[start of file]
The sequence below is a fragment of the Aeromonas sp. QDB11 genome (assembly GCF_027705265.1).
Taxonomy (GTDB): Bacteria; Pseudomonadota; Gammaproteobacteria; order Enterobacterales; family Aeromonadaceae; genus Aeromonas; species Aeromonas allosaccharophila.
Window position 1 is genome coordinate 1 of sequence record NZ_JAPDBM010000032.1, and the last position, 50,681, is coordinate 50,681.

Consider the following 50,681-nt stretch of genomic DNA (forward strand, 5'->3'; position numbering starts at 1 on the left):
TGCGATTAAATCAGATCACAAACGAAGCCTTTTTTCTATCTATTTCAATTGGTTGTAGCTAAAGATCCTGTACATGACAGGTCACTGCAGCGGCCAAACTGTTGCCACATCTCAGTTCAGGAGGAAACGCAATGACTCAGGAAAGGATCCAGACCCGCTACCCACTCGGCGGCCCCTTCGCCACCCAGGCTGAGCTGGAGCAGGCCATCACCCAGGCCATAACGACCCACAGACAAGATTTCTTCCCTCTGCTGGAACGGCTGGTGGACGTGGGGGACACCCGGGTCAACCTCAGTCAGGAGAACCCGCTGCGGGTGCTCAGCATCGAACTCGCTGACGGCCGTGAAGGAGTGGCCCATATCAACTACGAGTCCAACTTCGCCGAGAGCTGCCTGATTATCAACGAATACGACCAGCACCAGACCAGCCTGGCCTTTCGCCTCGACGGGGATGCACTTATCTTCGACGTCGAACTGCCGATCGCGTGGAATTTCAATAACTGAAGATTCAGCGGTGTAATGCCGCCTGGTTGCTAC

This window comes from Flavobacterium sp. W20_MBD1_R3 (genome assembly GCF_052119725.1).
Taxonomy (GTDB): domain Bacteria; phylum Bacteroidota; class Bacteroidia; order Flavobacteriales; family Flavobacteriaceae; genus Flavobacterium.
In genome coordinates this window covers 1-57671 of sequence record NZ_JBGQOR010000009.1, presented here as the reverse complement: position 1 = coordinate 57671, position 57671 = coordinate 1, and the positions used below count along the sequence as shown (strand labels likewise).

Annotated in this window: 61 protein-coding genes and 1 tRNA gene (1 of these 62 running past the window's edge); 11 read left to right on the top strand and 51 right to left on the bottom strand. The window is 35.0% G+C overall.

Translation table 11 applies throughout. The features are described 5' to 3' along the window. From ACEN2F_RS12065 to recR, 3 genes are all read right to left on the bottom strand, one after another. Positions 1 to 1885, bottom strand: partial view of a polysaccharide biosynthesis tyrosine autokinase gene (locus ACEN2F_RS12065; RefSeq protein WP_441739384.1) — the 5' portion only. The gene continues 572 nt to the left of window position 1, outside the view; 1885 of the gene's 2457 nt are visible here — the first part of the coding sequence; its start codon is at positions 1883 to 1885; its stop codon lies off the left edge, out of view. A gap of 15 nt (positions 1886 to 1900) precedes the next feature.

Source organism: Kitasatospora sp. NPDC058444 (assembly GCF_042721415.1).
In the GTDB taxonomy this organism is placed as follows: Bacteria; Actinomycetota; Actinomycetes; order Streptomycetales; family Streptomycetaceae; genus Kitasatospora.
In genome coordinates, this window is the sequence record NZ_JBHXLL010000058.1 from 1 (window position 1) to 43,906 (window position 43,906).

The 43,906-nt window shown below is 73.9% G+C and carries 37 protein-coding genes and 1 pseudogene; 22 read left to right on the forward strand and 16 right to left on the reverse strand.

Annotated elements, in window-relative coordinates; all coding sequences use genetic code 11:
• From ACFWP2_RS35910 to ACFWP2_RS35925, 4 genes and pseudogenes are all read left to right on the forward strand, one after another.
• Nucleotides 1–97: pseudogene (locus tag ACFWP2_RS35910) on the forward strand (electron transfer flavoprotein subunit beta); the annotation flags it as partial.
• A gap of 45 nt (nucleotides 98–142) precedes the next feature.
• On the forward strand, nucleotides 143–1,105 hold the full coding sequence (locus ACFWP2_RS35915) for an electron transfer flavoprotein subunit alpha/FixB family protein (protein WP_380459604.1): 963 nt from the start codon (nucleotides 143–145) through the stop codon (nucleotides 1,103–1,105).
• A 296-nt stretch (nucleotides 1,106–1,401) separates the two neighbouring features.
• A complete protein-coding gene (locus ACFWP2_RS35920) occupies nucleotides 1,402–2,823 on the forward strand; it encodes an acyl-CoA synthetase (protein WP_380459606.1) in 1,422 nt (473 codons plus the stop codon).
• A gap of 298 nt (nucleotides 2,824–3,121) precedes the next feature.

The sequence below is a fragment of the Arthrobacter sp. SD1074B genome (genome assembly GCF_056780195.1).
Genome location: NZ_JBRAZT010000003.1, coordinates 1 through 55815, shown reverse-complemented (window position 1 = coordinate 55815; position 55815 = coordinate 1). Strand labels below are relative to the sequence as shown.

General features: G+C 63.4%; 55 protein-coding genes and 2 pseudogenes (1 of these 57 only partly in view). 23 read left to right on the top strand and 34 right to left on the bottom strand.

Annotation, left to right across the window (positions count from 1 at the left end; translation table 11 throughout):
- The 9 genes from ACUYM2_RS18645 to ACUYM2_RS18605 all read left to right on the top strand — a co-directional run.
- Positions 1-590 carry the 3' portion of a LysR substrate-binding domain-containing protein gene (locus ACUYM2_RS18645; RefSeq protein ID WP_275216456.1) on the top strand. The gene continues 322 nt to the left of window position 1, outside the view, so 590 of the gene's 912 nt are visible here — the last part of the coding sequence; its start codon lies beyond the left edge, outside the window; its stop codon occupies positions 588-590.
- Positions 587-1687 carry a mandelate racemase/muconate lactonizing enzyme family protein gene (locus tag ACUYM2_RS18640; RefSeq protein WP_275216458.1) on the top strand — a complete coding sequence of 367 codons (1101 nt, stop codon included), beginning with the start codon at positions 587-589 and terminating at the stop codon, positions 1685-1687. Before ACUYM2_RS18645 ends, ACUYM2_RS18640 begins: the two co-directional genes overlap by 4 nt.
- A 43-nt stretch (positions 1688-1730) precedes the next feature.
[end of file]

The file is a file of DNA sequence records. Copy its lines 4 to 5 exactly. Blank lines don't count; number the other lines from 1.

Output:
Consider the following 50,681-nt stretch of genomic DNA (forward strand, 5'->3'; position numbering starts at 1 on the left):
TGCGATTAAATCAGATCACAAACGAAGCCTTTTTTCTATCTATTTCAATTGGTTGTAGCTAAAGATCCTGTACATGACAGGTCACTGCAGCGGCCAAACTGTTGCCACATCTCAGTTCAGGAGGAAACGCAATGACTCAGGAAAGGATCCAGACCCGCTACCCACTCGGCGGCCCCTTCGCCACCCAGGCTGAGCTGGAGCAGGCCATCACCCAGGCCATAACGACCCACAGACAAGATTTCTTCCCTCTGCTGGAACGGCTGGTGGACGTGGGGGACACCCGGGTCAACCTCAGTCAGGAGAACCCGCTGCGGGTGCTCAGCATCGAACTCGCTGACGGCCGTGAAGGAGTGGCCCATATCAACTACGAGTCCAACTTCGCCGAGAGCTGCCTGATTATCAACGAATACGACCAGCACCAGACCAGCCTGGCCTTTCGCCTCGACGGGGATGCACTTATCTTCGACGTCGAACTGCCGATCGCGTGGAATTTCAATAACTGAAGATTCAGCGGTGTAATGCCGCCTGGTTGCTAC